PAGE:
Venezuela’s Petro: Public Sale to Commence on November 5, New Details Brought to the Surface

Venezuelan president Nicolas Maduro officially announced the public sale of the controversial national cryptocurrency Petro, which is set on November 5.

Photo: Pavlos Giorkas / Flickr

Photo: Pavlos Giorkas / Flickr

Venezuelan president Nicolas Maduro has recently made a series of announcements on national television concerning the government-backed cryptocurrency called the Petro. According to his speech, which is briefly posted on Venezuela’s government website, the Petro is currently open for purchasing with an official wallet available for download on Google Play Store. The public sale is set to be launched next month, on November 5, 2018.

According to Maduro, the state-backed cryptocurrency is currently available on six international exchanges. However, the president did not mention on which ones exactly. Petros can be purchased using any popular cryptoassets, such as Bitcoins or Ethereums, as well as traditional fiat currencies, Nicolas Maduro announced:

“If you have bitcoins you can buy Petros, if you have Ethereum you can buy Petros, if you have dollars or euros you can buy Petros. And from November 5, the Petro … will go on sale to the Venezuelan public in sovereign bolivars.”

The president has also mentioned that from now on the oil from Venezuela will be sold in Petro. As it is planned, 51 percent of the money supply for the Petro will be held by Venezuela’s Crypto Asset Treasury, while the other 49 percent will be available for the public.

Venezuelans will be able to exchange petros for sovereign bolivares starting from the currency’s official release on November 5. Petros will also be legal tender to pay for taxes, public utility bills, and remittances. Moreover, Maduro has urged citizens to use petrol for buying real estate, as selling it in dollars is illegal in the country.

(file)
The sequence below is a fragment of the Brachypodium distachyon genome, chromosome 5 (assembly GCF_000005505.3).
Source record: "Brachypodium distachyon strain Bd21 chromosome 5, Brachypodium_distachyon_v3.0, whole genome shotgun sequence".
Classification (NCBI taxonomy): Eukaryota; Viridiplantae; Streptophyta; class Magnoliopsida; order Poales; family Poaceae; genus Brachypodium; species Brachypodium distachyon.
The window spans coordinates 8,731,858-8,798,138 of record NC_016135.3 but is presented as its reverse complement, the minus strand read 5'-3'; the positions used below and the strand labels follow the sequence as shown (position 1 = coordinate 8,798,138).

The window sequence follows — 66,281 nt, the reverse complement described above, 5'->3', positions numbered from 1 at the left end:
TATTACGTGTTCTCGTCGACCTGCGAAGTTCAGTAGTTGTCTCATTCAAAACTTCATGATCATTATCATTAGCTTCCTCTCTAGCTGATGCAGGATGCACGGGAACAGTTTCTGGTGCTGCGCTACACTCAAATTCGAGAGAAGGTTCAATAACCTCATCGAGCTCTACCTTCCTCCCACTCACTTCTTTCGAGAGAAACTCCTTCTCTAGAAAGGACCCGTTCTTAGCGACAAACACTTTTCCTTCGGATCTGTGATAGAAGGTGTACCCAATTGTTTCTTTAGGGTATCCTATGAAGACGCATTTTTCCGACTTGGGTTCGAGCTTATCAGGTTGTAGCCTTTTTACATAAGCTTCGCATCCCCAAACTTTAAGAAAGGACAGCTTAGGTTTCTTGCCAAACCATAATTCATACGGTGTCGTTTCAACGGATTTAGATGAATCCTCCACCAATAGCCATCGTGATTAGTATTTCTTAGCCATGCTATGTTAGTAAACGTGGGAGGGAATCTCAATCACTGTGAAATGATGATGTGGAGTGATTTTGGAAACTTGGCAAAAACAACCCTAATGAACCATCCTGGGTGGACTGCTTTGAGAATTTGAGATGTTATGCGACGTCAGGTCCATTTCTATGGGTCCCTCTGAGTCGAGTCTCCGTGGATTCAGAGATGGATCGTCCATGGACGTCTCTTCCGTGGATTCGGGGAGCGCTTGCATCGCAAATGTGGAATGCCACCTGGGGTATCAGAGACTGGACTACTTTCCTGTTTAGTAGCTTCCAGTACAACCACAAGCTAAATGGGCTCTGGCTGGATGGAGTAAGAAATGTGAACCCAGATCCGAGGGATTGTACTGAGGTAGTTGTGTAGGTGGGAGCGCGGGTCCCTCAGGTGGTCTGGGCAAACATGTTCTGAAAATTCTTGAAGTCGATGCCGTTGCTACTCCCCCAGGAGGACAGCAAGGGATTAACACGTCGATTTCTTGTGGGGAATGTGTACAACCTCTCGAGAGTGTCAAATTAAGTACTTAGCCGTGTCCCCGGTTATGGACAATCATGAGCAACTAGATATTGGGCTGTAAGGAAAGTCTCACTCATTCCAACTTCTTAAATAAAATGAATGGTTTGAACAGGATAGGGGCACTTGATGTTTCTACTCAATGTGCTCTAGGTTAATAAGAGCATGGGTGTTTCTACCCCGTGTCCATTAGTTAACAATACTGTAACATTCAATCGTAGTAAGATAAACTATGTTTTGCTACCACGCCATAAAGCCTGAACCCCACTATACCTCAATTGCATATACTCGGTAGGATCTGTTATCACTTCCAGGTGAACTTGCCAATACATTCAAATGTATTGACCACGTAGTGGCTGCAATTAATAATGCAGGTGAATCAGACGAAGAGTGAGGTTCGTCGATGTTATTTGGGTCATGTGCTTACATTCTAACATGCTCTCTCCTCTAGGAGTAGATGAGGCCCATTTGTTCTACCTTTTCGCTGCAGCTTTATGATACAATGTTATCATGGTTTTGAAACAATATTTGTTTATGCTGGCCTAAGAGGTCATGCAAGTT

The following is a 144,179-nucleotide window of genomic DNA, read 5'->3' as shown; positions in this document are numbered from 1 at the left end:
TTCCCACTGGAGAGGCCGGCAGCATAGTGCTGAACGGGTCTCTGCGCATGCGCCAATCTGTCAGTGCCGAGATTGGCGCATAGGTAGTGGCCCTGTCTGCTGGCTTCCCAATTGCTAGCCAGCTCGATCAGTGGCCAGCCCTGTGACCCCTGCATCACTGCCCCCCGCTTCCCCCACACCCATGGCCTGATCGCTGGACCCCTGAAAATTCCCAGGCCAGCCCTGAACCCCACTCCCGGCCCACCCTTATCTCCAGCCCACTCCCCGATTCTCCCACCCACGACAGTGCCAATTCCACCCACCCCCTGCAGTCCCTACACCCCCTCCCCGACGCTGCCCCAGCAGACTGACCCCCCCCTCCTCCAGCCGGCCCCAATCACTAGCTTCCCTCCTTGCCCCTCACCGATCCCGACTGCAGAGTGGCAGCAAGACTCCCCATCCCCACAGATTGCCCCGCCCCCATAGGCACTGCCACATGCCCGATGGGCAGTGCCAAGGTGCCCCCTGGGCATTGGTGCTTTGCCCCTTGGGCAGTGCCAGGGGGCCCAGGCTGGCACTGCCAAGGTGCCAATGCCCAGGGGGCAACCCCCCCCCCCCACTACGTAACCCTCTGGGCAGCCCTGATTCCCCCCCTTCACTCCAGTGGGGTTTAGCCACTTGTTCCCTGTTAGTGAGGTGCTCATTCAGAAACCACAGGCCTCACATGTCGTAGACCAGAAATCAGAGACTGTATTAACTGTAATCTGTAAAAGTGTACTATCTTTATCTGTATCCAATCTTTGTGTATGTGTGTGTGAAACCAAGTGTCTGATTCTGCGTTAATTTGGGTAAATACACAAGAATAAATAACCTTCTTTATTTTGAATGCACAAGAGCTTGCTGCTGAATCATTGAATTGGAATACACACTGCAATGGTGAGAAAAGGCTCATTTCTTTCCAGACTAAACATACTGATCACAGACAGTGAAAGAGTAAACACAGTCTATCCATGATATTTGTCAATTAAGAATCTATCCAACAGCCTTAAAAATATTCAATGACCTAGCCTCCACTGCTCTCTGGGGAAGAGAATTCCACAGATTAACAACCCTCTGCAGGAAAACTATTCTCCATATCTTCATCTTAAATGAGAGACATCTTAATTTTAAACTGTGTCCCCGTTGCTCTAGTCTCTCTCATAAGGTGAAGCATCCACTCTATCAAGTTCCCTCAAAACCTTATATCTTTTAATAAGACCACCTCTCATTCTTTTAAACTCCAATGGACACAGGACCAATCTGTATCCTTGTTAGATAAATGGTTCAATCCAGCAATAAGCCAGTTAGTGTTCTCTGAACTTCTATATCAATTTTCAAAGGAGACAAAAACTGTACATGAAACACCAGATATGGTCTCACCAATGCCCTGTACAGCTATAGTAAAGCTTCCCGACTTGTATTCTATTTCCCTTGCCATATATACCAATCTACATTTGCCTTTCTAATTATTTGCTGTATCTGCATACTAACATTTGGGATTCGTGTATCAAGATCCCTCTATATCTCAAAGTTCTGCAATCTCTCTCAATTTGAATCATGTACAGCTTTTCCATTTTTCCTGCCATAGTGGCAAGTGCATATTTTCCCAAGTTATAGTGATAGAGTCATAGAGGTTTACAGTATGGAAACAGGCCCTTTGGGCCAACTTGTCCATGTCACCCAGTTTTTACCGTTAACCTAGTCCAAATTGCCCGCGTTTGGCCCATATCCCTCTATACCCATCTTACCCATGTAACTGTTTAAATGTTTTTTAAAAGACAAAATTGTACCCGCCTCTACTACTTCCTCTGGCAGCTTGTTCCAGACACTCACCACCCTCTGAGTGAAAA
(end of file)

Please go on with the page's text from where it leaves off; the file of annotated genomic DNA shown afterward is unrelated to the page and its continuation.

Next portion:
For further spread of the cryptocurrency, hotels within Venezuela were obliged to accept petros, and even international airlines were forced to buy fuel and other airport services using petros as well.

The premise for Venezuelan government to take such a step into the world of cryptocurrencies goes back to late 2017, when the economic crisis in the country reached its highest peak. When financial sanctions were imposed on Venezuela by the U.S. government and national bolivar collapsed, Nicolas Maduro began to look into the world of cryptocurrencies and virtual digital currencies as a solution to this.

That was how the Petro appeared. During almost a year, a cloud of promises surrounded the national cryptocurrency in order to make the public believe in its transparensy and reliability. At the end of August 2018, Maduro officially ordered banks to adopt the Petro as a unit of account and use this cryptocurrency in all financial reports.

But, despite all the pushings and promotions, the government-launched cryptocurrency continues to be rather controversial. The majority of people from cryptocommunity sees the Petro as nothing but a simple scam, as there is still no real evidence to prove the opposite.

The official launch of the Petro comes at a time when the economic crisis in Venezuela is worsening despite the government devaluing the country’s fiat currency, the Bolivar, in a bid to tame inflation. This has resulted in the citizens turning to cryptocurrencies such as Bitcoin, which results in the trading volumes of the Bitcoin/Bolivar pair reaching record highs.

We welcome comments that advance the story directly or with relevant tangential information. We try to block comments that use offensive language, all capital letters or appear to be spam, and we review comments frequently to ensure they meet our standards. Views expressed in the comments do not represent those of Coinspeaker Ltd.